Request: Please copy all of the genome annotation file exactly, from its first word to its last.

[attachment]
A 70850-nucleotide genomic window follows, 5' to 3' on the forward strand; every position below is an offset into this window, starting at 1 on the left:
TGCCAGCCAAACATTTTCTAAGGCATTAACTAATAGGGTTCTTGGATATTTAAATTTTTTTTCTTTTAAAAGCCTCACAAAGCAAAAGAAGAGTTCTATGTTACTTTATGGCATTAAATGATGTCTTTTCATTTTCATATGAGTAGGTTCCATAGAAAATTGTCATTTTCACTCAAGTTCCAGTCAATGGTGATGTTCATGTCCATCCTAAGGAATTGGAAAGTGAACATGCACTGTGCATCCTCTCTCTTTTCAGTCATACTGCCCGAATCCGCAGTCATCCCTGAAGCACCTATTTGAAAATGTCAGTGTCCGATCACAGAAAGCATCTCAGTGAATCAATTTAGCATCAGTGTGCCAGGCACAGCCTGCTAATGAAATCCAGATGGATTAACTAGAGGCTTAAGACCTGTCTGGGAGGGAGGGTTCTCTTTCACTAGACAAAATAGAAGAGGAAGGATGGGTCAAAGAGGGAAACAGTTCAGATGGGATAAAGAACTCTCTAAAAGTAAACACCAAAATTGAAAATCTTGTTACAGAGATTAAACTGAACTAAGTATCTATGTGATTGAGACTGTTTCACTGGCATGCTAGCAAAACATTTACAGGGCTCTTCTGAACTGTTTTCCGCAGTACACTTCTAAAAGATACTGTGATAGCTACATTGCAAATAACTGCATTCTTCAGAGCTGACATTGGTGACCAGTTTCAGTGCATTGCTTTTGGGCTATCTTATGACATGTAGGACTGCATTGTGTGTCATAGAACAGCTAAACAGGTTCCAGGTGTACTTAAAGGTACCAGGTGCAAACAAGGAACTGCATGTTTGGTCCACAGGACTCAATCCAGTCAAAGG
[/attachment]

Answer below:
A 70850-nucleotide genomic window follows, 5' to 3' on the forward strand; every position below is an offset into this window, starting at 1 on the left:
TGCCAGCCAAACATTTTCTAAGGCATTAACTAATAGGGTTCTTGGATATTTAAATTTTTTTTCTTTTAAAAGCCTCACAAAGCAAAAGAAGAGTTCTATGTTACTTTATGGCATTAAATGATGTCTTTTCATTTTCATATGAGTAGGTTCCATAGAAAATTGTCATTTTCACTCAAGTTCCAGTCAATGGTGATGTTCATGTCCATCCTAAGGAATTGGAAAGTGAACATGCACTGTGCATCCTCTCTCTTTTCAGTCATACTGCCCGAATCCGCAGTCATCCCTGAAGCACCTATTTGAAAATGTCAGTGTCCGATCACAGAAAGCATCTCAGTGAATCAATTTAGCATCAGTGTGCCAGGCACAGCCTGCTAATGAAATCCAGATGGATTAACTAGAGGCTTAAGACCTGTCTGGGAGGGAGGGTTCTCTTTCACTAGACAAAATAGAAGAGGAAGGATGGGTCAAAGAGGGAAACAGTTCAGATGGGATAAAGAACTCTCTAAAAGTAAACACCAAAATTGAAAATCTTGTTACAGAGATTAAACTGAACTAAGTATCTATGTGATTGAGACTGTTTCACTGGCATGCTAGCAAAACATTTACAGGGCTCTTCTGAACTGTTTTCCGCAGTACACTTCTAAAAGATACTGTGATAGCTACATTGCAAATAACTGCATTCTTCAGAGCTGACATTGGTGACCAGTTTCAGTGCATTGCTTTTGGGCTATCTTATGACATGTAGGACTGCATTGTGTGTCATAGAACAGCTAAACAGGTTCCAGGTGTACTTAAAGGTACCAGGTGCAAACAAGGAACTGCATGTTTGGTCCACAGGACTCAATCCAGTCAAAGG